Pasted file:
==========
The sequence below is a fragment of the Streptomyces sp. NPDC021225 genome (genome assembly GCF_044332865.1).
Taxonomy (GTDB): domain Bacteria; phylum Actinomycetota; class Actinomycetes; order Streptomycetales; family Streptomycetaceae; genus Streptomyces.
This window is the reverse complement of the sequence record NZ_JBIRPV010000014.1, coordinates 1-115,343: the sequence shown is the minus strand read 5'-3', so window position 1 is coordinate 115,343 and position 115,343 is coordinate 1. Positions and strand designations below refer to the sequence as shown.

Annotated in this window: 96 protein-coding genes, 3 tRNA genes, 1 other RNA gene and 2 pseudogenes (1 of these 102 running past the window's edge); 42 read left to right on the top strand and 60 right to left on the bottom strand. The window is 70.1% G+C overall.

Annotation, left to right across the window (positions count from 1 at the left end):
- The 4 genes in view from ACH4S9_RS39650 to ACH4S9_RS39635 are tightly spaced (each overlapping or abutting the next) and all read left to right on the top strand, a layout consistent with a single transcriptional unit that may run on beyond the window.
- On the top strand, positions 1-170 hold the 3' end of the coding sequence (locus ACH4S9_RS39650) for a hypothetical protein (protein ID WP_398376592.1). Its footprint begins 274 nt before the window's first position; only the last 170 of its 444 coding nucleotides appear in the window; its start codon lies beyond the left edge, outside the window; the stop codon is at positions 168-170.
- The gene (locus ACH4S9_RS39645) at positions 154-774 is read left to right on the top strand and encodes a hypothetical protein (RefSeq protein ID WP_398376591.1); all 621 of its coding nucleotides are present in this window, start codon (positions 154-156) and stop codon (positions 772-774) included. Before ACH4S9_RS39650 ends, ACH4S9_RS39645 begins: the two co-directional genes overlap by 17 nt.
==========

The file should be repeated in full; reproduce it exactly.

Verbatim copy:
The sequence below is a fragment of the Streptomyces sp. NPDC021225 genome (genome assembly GCF_044332865.1).
Taxonomy (GTDB): domain Bacteria; phylum Actinomycetota; class Actinomycetes; order Streptomycetales; family Streptomycetaceae; genus Streptomyces.
This window is the reverse complement of the sequence record NZ_JBIRPV010000014.1, coordinates 1-115,343: the sequence shown is the minus strand read 5'-3', so window position 1 is coordinate 115,343 and position 115,343 is coordinate 1. Positions and strand designations below refer to the sequence as shown.

Annotated in this window: 96 protein-coding genes, 3 tRNA genes, 1 other RNA gene and 2 pseudogenes (1 of these 102 running past the window's edge); 42 read left to right on the top strand and 60 right to left on the bottom strand. The window is 70.1% G+C overall.

Annotation, left to right across the window (positions count from 1 at the left end):
- The 4 genes in view from ACH4S9_RS39650 to ACH4S9_RS39635 are tightly spaced (each overlapping or abutting the next) and all read left to right on the top strand, a layout consistent with a single transcriptional unit that may run on beyond the window.
- On the top strand, positions 1-170 hold the 3' end of the coding sequence (locus ACH4S9_RS39650) for a hypothetical protein (protein ID WP_398376592.1). Its footprint begins 274 nt before the window's first position; only the last 170 of its 444 coding nucleotides appear in the window; its start codon lies beyond the left edge, outside the window; the stop codon is at positions 168-170.
- The gene (locus ACH4S9_RS39645) at positions 154-774 is read left to right on the top strand and encodes a hypothetical protein (RefSeq protein ID WP_398376591.1); all 621 of its coding nucleotides are present in this window, start codon (positions 154-156) and stop codon (positions 772-774) included. Before ACH4S9_RS39650 ends, ACH4S9_RS39645 begins: the two co-directional genes overlap by 17 nt.